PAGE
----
The Charge that Ergun claimed he “Always Lived” in a Muslim Country before Coming to the US. - Although, the phrase “always lived” is not precise. There is no evidence of an evil intent to embellish here, as his critics say. True, Sweden was not a Muslim country, but he did live as a Muslim with a Muslim father while in Sweden. After all, Ergun's father was from a Muslim country, Ergun was a citizen of a Muslim country, and he lived as a Muslim in Sweden. It would be an embellishment saying that if he was not a Muslim and not a citizen of a Muslim country.It looks like an embellishment saying that you lived in majority Muslim countries (plural) (see documentation), when you haven't lived in even one majority Muslim country, even if you lived with a Muslim father for many years. For example, he states: "And in every country where I had lived, we had always been in the majority. I am Sunni. About 90% of the Muslims in the world are Sunni. That includes the Wahabi, which is a subset, which is what Bin Ladin is. But I had never been around Christians." (documentation) Does Geisler really think that it is not an embellishment to say "in every country where I had lived, we had always been in majority ... I had never been around Christians" when he only apparently ever lived in Sweden (for his infancy) and Ohio for apparently, essentially his entire childhood? Once again, it looks like Dr. Geisler is not familiar with the evidence.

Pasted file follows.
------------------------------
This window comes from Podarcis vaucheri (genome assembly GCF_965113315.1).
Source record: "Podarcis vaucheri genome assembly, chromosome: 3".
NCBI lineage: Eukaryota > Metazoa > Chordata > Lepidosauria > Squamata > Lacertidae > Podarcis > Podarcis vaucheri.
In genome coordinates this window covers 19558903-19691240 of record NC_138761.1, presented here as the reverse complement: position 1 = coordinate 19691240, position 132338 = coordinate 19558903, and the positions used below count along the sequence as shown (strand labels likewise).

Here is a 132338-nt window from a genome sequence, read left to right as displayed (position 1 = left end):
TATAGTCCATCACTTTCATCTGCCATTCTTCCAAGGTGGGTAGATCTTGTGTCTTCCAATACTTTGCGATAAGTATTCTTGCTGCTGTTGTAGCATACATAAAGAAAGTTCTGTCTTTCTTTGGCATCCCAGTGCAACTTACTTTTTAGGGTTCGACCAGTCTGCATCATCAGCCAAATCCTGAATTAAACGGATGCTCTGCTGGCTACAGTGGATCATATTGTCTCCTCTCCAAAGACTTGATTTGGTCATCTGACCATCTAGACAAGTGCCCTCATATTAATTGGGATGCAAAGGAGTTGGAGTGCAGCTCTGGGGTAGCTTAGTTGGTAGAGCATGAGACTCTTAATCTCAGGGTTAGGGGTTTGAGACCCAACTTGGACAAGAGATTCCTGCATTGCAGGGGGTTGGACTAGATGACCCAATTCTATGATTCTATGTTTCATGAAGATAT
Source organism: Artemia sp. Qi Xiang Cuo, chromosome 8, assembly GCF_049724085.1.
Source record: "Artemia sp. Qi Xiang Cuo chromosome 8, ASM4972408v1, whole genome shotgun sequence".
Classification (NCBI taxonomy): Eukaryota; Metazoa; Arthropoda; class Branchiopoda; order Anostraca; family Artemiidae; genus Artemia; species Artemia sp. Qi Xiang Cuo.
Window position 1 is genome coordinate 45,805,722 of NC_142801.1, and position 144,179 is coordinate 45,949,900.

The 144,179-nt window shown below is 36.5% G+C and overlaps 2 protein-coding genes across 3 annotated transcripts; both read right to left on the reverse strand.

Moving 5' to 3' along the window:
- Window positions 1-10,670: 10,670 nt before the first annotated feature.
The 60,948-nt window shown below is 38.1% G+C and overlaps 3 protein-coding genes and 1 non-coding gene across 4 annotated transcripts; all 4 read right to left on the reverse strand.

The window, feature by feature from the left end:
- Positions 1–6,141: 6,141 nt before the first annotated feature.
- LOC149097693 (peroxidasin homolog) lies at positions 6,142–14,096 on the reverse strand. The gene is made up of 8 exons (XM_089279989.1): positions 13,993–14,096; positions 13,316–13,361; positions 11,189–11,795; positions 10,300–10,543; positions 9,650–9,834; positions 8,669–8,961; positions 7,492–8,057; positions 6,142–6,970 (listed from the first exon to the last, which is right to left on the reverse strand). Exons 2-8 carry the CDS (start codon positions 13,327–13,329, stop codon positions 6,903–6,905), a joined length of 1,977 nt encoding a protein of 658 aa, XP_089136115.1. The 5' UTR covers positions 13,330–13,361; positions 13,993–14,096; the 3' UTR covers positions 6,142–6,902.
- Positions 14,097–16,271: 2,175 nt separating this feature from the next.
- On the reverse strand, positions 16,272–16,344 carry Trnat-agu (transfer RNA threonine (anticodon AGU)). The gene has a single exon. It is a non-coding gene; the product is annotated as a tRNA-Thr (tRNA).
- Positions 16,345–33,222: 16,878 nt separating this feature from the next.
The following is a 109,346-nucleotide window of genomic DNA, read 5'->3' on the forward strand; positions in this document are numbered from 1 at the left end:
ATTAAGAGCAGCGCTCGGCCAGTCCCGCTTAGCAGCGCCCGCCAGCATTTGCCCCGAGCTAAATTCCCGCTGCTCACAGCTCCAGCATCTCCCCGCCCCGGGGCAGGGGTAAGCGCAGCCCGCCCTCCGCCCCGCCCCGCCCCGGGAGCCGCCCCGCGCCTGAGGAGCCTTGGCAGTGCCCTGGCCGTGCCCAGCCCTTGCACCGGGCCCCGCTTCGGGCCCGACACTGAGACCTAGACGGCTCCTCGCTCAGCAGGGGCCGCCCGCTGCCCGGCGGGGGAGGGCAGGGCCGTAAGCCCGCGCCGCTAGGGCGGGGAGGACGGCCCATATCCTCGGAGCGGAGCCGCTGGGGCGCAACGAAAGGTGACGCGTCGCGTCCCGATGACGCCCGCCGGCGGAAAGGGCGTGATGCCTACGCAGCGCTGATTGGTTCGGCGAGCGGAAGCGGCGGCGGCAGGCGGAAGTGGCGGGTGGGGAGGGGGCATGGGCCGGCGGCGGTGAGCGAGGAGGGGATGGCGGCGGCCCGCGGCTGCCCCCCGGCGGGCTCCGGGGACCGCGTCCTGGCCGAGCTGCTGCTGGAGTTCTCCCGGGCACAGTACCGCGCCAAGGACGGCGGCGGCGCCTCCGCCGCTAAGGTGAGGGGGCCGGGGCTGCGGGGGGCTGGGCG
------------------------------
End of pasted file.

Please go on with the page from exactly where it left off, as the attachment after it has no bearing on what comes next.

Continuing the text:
The Charge that He false Claims that “I Came as a Jihadist from Turkey”. - Ergun denies making this statement, and I have not seen any document refuting his claim. He does claim to have been trained in Jihad, as all Muslim children are. And he is of Turkish ancestry. The rest is apparently extrapolated by his detractorsI don't recall Dr. Caner using those exact words. Hpwever, as documented here (link to documentation) his words were this: "Until I was 15 years old, I was in the Islamic Youth Jihad. So, until I came to America, until I found Jesus Christ as Lord, I was trained to do that which was done on 11 September, as were thousands and as are to this day, thousands." The original context of these words appear to be Dr. White's following comment:
8) How does he explain his often published claim to have come to the United States in 1978 or 1979? How can this be seen as anything other than a purposeful distortion necessary for his “I came as a jihadist from Turkey” rather than “I came as a son of a Muslim father and a Swedish mother to Ohio as a small child” persona?(source) Whether or not that is an accurate characterization of the persona, I trust Dr. White is willing to let those who hear Dr. Caner's speeches decide.
The Charge that Caner Falsely Claims to have been a Devout Muslim. - Caner photos prove of his activity in the Islamic religion. He has a picture of his masallah (when circumcised at age 12); a photo of him praying in the mosque; a picture of his reading the Qur'in recitation. He also has a photo of his receiving a certificate from an Imam. His bother Emir, also a former Muslim, has vouched for the veracity of his claims.If there are pictures of Dr. Caner's circumcision, I guess I'm glad that Dr. Geisler didn't share them.